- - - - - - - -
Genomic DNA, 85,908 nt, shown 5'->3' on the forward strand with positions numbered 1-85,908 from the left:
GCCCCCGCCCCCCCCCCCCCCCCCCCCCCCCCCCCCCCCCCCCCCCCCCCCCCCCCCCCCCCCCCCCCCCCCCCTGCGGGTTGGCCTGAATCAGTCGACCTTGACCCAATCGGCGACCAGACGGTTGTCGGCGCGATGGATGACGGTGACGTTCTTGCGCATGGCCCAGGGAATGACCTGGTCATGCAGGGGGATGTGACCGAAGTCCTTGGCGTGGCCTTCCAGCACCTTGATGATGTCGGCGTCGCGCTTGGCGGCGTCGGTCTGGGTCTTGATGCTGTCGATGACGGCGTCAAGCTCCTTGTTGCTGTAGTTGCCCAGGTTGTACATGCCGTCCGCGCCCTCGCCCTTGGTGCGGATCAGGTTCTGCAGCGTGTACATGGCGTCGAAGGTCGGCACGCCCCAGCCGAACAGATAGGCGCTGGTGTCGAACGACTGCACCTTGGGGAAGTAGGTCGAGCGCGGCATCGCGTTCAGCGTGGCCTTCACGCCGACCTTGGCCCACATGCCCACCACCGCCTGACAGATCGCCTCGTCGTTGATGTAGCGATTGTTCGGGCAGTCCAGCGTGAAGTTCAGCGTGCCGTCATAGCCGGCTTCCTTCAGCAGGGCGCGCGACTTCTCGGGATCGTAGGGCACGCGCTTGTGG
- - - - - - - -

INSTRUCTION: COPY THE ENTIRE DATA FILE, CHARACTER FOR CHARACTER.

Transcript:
Genomic DNA, 85,908 nt, shown 5'->3' on the forward strand with positions numbered 1-85,908 from the left:
GCCCCCGCCCCCCCCCCCCCCCCCCCCCCCCCCCCCCCCCCCCCCCCCCCCCCCCCCCCCCCCCCCCCCCCCCCTGCGGGTTGGCCTGAATCAGTCGACCTTGACCCAATCGGCGACCAGACGGTTGTCGGCGCGATGGATGACGGTGACGTTCTTGCGCATGGCCCAGGGAATGACCTGGTCATGCAGGGGGATGTGACCGAAGTCCTTGGCGTGGCCTTCCAGCACCTTGATGATGTCGGCGTCGCGCTTGGCGGCGTCGGTCTGGGTCTTGATGCTGTCGATGACGGCGTCAAGCTCCTTGTTGCTGTAGTTGCCCAGGTTGTACATGCCGTCCGCGCCCTCGCCCTTGGTGCGGATCAGGTTCTGCAGCGTGTACATGGCGTCGAAGGTCGGCACGCCCCAGCCGAACAGATAGGCGCTGGTGTCGAACGACTGCACCTTGGGGAAGTAGGTCGAGCGCGGCATCGCGTTCAGCGTGGCCTTCACGCCGACCTTGGCCCACATGCCCACCACCGCCTGACAGATCGCCTCGTCGTTGATGTAGCGATTGTTCGGGCAGTCCAGCGTGAAGTTCAGCGTGCCGTCATAGCCGGCTTCCTTCAGCAGGGCGCGCGACTTCTCGGGATCGTAGGGCACGCGCTTGTGG